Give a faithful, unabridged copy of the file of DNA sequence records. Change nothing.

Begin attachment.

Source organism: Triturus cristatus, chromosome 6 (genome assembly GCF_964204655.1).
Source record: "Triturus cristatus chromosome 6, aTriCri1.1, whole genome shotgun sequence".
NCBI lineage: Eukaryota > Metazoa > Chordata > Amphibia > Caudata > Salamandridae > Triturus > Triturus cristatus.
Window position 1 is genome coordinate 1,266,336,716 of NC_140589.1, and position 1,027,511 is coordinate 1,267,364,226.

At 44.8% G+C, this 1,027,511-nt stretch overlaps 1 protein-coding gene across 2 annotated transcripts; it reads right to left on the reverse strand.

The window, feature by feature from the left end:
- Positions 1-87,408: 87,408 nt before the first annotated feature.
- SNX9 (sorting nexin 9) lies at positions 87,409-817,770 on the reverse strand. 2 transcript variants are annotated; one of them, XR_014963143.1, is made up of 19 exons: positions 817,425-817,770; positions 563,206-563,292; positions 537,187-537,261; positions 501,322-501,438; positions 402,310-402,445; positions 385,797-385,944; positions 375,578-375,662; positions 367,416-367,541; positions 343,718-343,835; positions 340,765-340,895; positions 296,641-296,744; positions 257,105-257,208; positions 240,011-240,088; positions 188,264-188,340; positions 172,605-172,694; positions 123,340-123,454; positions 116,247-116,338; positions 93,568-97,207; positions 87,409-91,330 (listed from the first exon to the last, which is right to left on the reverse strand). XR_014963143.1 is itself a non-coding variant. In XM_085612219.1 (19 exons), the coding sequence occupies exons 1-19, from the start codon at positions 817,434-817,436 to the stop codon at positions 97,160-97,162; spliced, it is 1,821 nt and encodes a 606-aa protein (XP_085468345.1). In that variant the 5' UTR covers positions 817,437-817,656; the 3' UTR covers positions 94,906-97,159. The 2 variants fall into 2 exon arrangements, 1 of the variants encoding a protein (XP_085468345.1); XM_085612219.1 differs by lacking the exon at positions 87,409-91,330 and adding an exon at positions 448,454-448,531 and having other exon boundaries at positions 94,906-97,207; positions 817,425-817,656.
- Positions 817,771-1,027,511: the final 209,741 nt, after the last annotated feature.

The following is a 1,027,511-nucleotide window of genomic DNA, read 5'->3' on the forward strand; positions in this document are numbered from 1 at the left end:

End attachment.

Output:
Source organism: Triturus cristatus, chromosome 6 (genome assembly GCF_964204655.1).
Source record: "Triturus cristatus chromosome 6, aTriCri1.1, whole genome shotgun sequence".
NCBI lineage: Eukaryota > Metazoa > Chordata > Amphibia > Caudata > Salamandridae > Triturus > Triturus cristatus.
Window position 1 is genome coordinate 1,266,336,716 of NC_140589.1, and position 1,027,511 is coordinate 1,267,364,226.

At 44.8% G+C, this 1,027,511-nt stretch overlaps 1 protein-coding gene across 2 annotated transcripts; it reads right to left on the reverse strand.

The window, feature by feature from the left end:
- Positions 1-87,408: 87,408 nt before the first annotated feature.
- SNX9 (sorting nexin 9) lies at positions 87,409-817,770 on the reverse strand. 2 transcript variants are annotated; one of them, XR_014963143.1, is made up of 19 exons: positions 817,425-817,770; positions 563,206-563,292; positions 537,187-537,261; positions 501,322-501,438; positions 402,310-402,445; positions 385,797-385,944; positions 375,578-375,662; positions 367,416-367,541; positions 343,718-343,835; positions 340,765-340,895; positions 296,641-296,744; positions 257,105-257,208; positions 240,011-240,088; positions 188,264-188,340; positions 172,605-172,694; positions 123,340-123,454; positions 116,247-116,338; positions 93,568-97,207; positions 87,409-91,330 (listed from the first exon to the last, which is right to left on the reverse strand). XR_014963143.1 is itself a non-coding variant. In XM_085612219.1 (19 exons), the coding sequence occupies exons 1-19, from the start codon at positions 817,434-817,436 to the stop codon at positions 97,160-97,162; spliced, it is 1,821 nt and encodes a 606-aa protein (XP_085468345.1). In that variant the 5' UTR covers positions 817,437-817,656; the 3' UTR covers positions 94,906-97,159. The 2 variants fall into 2 exon arrangements, 1 of the variants encoding a protein (XP_085468345.1); XM_085612219.1 differs by lacking the exon at positions 87,409-91,330 and adding an exon at positions 448,454-448,531 and having other exon boundaries at positions 94,906-97,207; positions 817,425-817,656.
- Positions 817,771-1,027,511: the final 209,741 nt, after the last annotated feature.

The following is a 1,027,511-nucleotide window of genomic DNA, read 5'->3' on the forward strand; positions in this document are numbered from 1 at the left end: